Around 1897, Edward R. Greenwood founded what would become a prosperous coal business in Paterson. Two years later, he started a new venture, the Silk City Ice Company, alongside his E.R. Greenwood Coal & Ice Company. Initially, he imported ice from the Poconos. Wanting a more local source, around 1907 he purchased Greenwood Pond and surrounding lands, and constructed a dam to enlarge the pond. The pond and the dam still exist on Bonter Road (which was then called Icehouse Road), not far from Oak Ridge Road.

Greenwood built a large ice house ideally located between the shore of the 4.5-acre pond and the NY Susquehanna & Western (NYS&W) railroad line. A siding brought railroad cars alongside the ice house to be packed with ice cakes bound for Paterson.

A typical ice house would be quite large and several stories tall. Greenwood’s was perhaps 50 by 150 feet, between 40 and 50 feet tall. Echo Lake had one, as did Lake Hopatcong, while Greenwood Lake boasted two, both owned by the Hewitt family.

They were all built the same way: the outside walls were built of wide boards, and another such wall was constructed on the inside. An ice house would be divided into several rooms, with the dividing walls built the same way. The gap between them was filled with sawdust for insulation, while salt hay was used in the individual rooms.

View of gasoline-powered ice saw in front of the Greenwood ice house.
View of gasoline-powered ice saw in front of the Greenwood ice house.

Ice harvesting was grueling work. Teams of men would work 10- to 12-hour days; they were well-paid and, at some ice houses, also well-fed. At Greenwood, an early-morning steam whistle signaled that the ice was ready for harvest. Between 30 and 40 day workers would congregate at the pond as a crew would plow any snow off the ice. One team would carefully score a checkerboard pattern in the ice; this was necessary to ensure uniform ice blocks. Other teams would begin the cutting process. Originally the ice was manually sawed into long blocks using specially-designed saws. By the 1920s, gasoline-powered ice saws replaced that manual labor. (A gas-powered ice saw is on display at the Long Pond Iron Works in Hewitt, NJ.) The men would break for coffee as well as a hearty lunch. The ice blocks were floated to a long conveyor belt where they were cut into cakes; a steam engine-powered conveyor lifted them into the ice house where they would be stacked among the rooms. It might take several days to fill the Greenwood icehouse, while the two much larger icehouses at Greenwood Lake might require weeks.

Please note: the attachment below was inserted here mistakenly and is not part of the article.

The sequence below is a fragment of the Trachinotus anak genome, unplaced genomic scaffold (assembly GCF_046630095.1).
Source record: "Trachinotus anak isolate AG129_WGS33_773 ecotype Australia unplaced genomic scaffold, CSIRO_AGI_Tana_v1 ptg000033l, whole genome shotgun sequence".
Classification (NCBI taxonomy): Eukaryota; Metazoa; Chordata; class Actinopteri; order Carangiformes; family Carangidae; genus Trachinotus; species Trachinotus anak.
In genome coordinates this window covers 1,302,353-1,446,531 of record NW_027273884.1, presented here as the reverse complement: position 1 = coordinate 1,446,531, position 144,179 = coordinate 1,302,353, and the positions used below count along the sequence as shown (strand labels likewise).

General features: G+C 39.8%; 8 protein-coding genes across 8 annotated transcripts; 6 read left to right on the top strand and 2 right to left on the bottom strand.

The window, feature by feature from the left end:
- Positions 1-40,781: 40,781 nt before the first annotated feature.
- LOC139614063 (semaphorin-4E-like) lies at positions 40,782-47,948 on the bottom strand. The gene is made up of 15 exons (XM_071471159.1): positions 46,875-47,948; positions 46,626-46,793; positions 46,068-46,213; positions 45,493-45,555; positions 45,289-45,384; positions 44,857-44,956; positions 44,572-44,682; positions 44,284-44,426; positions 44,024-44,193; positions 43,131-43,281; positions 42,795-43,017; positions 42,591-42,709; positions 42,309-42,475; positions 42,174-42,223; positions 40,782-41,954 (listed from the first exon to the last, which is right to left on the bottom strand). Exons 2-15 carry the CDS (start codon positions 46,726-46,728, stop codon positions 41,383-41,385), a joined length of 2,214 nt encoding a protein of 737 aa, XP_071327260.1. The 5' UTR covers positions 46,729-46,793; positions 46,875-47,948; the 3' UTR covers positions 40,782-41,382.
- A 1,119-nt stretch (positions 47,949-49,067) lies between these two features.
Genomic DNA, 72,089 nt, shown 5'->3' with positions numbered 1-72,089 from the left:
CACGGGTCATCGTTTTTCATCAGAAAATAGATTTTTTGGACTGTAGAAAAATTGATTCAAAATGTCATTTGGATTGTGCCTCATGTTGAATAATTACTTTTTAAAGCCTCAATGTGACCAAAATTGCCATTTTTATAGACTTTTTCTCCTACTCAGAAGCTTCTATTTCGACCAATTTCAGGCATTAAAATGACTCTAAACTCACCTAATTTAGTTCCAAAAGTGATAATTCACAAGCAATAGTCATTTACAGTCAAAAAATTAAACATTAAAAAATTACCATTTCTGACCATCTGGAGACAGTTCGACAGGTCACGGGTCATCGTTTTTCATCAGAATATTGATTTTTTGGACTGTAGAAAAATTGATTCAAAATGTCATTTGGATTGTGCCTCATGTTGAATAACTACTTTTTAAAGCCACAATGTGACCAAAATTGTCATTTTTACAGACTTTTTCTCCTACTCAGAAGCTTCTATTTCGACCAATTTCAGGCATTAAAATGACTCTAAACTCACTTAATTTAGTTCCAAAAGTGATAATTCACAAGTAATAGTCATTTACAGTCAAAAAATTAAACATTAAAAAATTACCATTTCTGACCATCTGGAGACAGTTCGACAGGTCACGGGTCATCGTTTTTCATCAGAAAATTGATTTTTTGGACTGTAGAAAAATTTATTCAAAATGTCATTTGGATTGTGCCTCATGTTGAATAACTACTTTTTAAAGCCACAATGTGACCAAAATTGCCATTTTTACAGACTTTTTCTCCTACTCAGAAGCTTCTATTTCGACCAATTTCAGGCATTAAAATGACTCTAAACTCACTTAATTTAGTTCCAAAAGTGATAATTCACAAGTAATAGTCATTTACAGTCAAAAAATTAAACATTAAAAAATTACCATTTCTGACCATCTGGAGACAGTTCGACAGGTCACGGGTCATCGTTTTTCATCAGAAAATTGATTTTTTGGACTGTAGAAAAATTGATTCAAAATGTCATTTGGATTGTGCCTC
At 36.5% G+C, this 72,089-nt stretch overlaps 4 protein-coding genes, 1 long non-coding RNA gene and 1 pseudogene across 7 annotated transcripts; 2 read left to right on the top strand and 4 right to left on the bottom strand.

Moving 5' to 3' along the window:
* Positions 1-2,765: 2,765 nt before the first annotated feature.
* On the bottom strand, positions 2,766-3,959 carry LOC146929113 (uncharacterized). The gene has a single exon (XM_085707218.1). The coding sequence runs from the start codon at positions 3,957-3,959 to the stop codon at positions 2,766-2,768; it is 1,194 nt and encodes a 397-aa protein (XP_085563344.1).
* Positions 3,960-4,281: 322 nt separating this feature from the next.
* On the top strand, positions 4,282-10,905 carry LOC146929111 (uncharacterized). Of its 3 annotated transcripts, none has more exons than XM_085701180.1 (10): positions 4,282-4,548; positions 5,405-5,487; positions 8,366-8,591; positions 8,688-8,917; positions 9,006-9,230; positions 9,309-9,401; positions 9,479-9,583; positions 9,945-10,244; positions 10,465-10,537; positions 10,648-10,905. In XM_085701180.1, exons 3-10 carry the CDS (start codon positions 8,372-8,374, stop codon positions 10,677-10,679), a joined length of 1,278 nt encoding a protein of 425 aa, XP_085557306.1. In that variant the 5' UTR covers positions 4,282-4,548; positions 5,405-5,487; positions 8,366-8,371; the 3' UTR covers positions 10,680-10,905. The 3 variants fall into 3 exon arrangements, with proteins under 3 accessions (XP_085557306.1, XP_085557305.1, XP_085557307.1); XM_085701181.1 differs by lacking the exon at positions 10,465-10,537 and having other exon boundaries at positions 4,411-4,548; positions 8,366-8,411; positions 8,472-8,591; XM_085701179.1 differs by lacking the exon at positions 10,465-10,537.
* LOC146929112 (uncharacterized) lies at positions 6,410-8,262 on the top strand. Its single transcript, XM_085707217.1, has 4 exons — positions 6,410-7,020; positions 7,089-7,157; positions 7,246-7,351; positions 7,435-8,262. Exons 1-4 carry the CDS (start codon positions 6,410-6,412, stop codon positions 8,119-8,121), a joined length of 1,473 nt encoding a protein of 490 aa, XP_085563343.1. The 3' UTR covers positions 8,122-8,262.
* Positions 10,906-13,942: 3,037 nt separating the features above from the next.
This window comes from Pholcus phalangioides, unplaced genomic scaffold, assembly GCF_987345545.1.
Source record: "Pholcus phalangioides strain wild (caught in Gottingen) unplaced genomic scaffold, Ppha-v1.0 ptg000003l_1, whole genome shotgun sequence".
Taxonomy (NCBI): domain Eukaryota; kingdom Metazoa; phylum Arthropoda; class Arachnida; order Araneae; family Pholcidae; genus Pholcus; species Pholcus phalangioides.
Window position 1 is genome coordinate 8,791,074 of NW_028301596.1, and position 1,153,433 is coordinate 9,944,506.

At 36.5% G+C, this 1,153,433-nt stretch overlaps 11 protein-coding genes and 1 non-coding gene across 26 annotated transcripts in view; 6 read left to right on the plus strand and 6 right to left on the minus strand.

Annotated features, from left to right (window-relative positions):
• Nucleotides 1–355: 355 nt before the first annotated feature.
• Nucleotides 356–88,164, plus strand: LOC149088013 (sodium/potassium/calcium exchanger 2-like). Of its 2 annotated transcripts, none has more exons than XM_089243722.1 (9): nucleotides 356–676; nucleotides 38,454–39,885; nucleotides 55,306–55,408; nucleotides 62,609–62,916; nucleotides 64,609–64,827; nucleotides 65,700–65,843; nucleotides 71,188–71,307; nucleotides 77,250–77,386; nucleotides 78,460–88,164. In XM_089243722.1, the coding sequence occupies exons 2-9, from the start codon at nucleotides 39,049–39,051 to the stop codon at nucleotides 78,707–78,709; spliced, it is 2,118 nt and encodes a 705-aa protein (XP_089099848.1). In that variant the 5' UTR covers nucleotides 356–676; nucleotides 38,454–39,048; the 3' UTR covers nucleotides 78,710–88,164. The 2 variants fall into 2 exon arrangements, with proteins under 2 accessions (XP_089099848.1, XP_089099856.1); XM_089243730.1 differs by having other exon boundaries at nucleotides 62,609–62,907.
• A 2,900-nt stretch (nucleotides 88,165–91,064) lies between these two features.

Side view of the Greenwood icehouse. Note the steam-driven conveyor belt. Bonter Road is to the right.

All ice houses needed a delivery system for their product. Before the advent of railroads, much was packed into canal boats and sent down the Morris Canal. Railroads were much faster and could handle much more product. The same railroads that delivered vacationers to idyllic spots such as Brown’s Inn in Newfoundland could return to Paterson with a profitable payload. Greenwood Pond had a siding constructed to the railroad line just yards away, while Echo Lake had a dedicated, 1.5-mile railroad line (the Macopin Lake Railroad) connected to the NYS&W.

Railroad cars would arrive at his icehouse, and be switched to a siding on the roadway. Once packed with ice blocks, the railroad would take the ice to various destinations for delivery. Greenwood didn’t market his ice in Oak Ridge, but local people, and some shop keepers, would come to the ice house to purchase bags of ice chips that resulted from shaping the ice cakes.

A 1906 ad for Silk City Ice. Before purchasing Greenwood Pond, he obtained his ice from “Mount Poconoke” in neighboring Pennsylvania.

Silk City Ice sold ice in quantity to big hotels and such, but also maintained eight local routes in Paterson and Totowa. Each of the eight route men had his own horse-drawn ice wagon from which to sell ice to housekeepers and small stores.

Newspaper accounts paint a portrait of a fair and generous boss:

E.R. Greenwood, coal and ice dealer of this city, gave a theatre party and banquet to his employees and their wives as a means of expressing his appreciation of the good work done by the men in harvesting the ice crop, during which time they labored day and night.